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SA Journal of Industrial Psychology

On-line version ISSN 2071-0763
Print version ISSN 0258-5200


FOUCHE, Elmari; ROTHMANN, Sebastiaan (Snr)  and  VAN DER VYVER, Corne. Antecedents and outcomes of meaningful work among school teachers. SA j. ind. Psychol. [online]. 2017, vol.43, n.1, pp.1-10. ISSN 2071-0763.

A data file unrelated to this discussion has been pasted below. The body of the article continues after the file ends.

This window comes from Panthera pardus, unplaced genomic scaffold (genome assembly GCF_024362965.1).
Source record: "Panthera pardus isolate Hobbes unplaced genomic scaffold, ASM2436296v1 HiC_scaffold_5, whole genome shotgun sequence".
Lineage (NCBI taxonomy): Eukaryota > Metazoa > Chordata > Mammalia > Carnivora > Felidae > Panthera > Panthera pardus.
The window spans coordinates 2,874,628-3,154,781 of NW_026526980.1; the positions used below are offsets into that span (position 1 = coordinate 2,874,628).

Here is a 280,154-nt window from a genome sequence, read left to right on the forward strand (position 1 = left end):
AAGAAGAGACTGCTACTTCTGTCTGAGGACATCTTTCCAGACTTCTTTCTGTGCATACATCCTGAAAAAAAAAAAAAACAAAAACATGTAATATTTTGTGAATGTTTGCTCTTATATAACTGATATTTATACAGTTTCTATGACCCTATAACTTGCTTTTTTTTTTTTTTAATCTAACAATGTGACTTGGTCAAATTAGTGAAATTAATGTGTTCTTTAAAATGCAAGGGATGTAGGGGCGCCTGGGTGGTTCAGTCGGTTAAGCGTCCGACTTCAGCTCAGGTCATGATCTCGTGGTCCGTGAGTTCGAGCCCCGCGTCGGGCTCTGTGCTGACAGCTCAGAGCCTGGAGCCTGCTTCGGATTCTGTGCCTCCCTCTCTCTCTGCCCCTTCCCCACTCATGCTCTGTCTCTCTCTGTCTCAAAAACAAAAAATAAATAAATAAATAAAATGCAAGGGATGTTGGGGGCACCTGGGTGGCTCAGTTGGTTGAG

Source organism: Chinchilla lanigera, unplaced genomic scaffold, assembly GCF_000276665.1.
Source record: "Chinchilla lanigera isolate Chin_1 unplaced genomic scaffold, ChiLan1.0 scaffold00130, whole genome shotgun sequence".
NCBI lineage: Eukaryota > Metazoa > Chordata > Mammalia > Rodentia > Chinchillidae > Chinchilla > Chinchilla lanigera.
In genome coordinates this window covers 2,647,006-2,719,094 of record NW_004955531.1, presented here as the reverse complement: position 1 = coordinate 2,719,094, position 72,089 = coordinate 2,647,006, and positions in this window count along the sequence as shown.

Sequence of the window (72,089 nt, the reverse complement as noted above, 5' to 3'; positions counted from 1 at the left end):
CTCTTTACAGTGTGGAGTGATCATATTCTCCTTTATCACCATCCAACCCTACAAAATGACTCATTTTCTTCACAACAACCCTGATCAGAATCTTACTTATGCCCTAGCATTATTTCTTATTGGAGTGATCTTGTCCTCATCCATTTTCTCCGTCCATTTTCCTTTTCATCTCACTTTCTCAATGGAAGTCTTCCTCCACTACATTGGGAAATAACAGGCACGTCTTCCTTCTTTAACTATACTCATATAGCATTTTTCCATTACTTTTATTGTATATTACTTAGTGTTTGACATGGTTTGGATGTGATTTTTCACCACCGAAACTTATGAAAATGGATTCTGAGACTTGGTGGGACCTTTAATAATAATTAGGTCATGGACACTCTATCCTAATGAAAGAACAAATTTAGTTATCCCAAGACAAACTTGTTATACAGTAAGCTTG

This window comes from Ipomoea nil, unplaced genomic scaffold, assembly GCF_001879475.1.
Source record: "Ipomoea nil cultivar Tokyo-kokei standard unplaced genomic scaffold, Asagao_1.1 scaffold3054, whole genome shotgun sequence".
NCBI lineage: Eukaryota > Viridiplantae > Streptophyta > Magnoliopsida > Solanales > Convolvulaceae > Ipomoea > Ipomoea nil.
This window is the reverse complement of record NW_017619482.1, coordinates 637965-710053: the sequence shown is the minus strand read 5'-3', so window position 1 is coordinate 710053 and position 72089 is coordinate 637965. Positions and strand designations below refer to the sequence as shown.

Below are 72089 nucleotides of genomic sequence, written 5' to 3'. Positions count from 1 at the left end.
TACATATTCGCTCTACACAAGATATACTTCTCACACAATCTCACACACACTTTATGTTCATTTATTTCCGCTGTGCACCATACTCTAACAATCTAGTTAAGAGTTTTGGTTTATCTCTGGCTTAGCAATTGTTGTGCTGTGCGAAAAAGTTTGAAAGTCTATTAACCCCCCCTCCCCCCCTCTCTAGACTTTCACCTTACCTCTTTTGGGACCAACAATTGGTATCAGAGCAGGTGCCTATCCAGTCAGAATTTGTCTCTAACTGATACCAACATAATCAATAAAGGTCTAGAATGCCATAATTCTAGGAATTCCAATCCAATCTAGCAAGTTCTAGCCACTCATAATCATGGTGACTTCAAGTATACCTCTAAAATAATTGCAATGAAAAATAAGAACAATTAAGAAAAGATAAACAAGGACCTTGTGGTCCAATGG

ORIENTATION: Quality education is dependent on the well-being, engagement, performance and retention of teachers. Meaningful work might affect these employee and organisational outcomes. RESEARCH PURPOSE: The aim of this study was to investigate antecedents and outcomes of meaningful work among school teachers. MOTIVATION FOR THE STUDY: Meaningful work underpins people's motivation and affects their well-being and job satisfaction. Furthermore, it is a significant pathway to healthy and authentic organisations. However, a research gap exists regarding the effects of different antecedents and outcomes of meaningful work. RESEARCH APPROACH, DESIGN AND METHOD: A cross-sectional survey was used with a convenience sample of 513 teachers. The Work-Life Questionnaire, Revised Job Diagnostic Survey, Co-worker Relations Scale, Work and Meaning Inventory, Personal Resources Scale, Work Engagement Scale, Turnover Intention Scale and a measure of self-rated performance were administered. MAIN FINDINGS: A calling orientation, job design and co-worker relations were associated with meaningful work. A low calling orientation and poor co-worker relationships predicted burnout. A calling orientation, a well-designed job, good co-worker relationships and meaningful work predicted work engagement. Job design was moderately associated with self-ratings of performance. The absence of a calling orientation predicted teachers' intention to leave the organisation. PRACTICAL/MANAGERIAL IMPLICATIONS: Educational managers should consider implementing interventions to affect teachers' calling orientation (through job crafting), perceptions of the nature of their jobs (by allowing autonomy) and co-worker relations (through teambuilding) to promote perceptions of meaningful work. Promoting perceptions of meaningful work might contribute to lower burnout, higher work engagement, better self-ratings of performance and retention of teachers. CONTRIBUTION/VALUE-ADD: This study contributes to scientific knowledge regarding the effects of three antecedents, namely a calling orientation, job design and co-worker relationships on meaningful work. It also contributed to knowledge about the effects of meaningful work on employee and organisational outcomes.

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